Another man with poor English, who said he was from Romania, said he was going to put up his tent in a nearby doorway.


Our team passed by the GPO on O'Connell Street, which in the evenings houses soup kitchens, to which hundreds of people flock for whatever morsels they can get.


Homeless people setting up for the night in tents on deserted city centre streets.

Homeless people setting up for the night in tents on deserted city centre streets.

Homeless people setting up for the night in tents on deserted city centre streets.

On the southside of the city one woman pitched a tent at the foot of the Henry Grattan statue on Dame Street, in the shadow of Trinity College as Luas trams whizzed by.

She refused offers of money. When told we were from the media she said: "Get away from me, the media is what is rotten with this country."

At the top of Grafton Street two homeless friends were begging for money, while a third man with an English accent got cardboard boxes to sleep on for the night outside the Gaiety Theatre, as the rain began to pour down on Friday night.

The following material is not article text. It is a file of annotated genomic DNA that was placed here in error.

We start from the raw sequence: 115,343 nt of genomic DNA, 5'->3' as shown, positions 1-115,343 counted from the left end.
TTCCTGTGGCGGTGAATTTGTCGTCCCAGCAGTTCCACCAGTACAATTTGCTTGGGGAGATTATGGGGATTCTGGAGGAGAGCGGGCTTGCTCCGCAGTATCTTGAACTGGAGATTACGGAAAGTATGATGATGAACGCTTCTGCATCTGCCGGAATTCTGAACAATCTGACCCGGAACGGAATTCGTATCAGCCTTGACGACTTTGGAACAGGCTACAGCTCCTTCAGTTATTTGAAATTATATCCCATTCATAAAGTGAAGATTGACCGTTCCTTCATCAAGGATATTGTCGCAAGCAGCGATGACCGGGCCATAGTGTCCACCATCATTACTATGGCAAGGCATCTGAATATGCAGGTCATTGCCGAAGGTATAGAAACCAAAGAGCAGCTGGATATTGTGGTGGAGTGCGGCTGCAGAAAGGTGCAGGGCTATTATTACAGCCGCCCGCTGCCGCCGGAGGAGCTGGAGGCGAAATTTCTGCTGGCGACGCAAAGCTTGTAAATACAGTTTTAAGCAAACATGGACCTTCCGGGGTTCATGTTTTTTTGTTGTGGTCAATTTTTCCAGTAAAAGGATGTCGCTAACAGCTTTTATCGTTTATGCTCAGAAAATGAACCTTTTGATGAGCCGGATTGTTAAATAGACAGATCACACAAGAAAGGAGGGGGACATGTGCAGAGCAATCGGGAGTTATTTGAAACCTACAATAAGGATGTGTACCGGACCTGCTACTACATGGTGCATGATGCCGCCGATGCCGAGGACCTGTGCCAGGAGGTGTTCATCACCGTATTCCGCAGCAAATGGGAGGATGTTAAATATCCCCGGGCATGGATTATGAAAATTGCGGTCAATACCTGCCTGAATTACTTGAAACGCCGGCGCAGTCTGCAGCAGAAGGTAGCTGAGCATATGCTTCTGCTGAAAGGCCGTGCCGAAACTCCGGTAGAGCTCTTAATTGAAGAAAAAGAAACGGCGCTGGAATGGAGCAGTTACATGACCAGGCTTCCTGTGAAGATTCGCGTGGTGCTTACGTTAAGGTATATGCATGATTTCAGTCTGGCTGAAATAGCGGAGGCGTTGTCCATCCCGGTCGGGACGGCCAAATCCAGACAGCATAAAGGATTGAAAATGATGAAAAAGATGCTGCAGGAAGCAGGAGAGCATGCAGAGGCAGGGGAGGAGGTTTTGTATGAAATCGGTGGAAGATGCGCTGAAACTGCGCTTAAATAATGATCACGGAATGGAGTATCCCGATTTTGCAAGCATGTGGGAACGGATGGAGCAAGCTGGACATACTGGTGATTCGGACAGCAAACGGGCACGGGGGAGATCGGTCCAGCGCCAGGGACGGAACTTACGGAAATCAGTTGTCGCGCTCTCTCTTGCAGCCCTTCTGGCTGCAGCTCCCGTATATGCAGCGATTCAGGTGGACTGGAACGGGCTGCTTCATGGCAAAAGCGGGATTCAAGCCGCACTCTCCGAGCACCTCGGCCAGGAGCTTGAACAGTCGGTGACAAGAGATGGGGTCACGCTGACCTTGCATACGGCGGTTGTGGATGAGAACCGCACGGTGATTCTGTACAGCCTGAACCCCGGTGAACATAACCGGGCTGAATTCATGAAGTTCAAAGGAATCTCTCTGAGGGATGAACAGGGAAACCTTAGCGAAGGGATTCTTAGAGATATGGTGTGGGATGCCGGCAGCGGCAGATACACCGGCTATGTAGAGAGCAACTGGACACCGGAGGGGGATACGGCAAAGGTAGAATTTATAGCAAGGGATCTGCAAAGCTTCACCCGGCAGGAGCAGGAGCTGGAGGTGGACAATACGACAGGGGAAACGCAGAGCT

"I'm homeless on and off for the last 12 years," said Danny McDonagh (41), who is originally from Belfast. "I ended up on the streets because of personal reasons. I was married with four children, but haven't seen them in a few years."

He was facing the night sleeping in a doorway.

"We had a tent and we had it pitched in St Stephen's Green, but it was stolen off us. We don't know who took it. We got it off one of the homeless charities. We don't like staying in the homeless hostels as they're very dangerous.

"We'd prefer to stay in the backpacker's hostel, which is €18.50 a night, so that's why we try and beg for money to stay there. It looks like we're going to be out in the cold tonight again."

Danny was accompanied by Gerard Byrne (43).


"I am originally from the Wicklow Mountains, and I am homeless near 14 or 15 years," he said. "There's a lot of hassle in the homeless hostels, so I avoid them."

Streetlink, a homeless support group, highlight one case they dealt with earlier this week. "The DRHE (Dublin Regional Homeless Executive) hostel system isn't fit for purpose," they stormed.

"We came across a 50-year-old male sleeping in a doorway on Henry Street. We contacted Dublin intake to get him accommodation for the night. It turns out the gent had two weeks accommodation already booked in a hostel on the northside of the city but was refusing to accept it due to the low standards within the hostel.

"Standards (are) that low he would prefer to sleep in a cold, wet doorway than in a hostel bed."

The group gave him a tent, sleeping bag and hot meal. They also got him medical attention as he had a chest infection.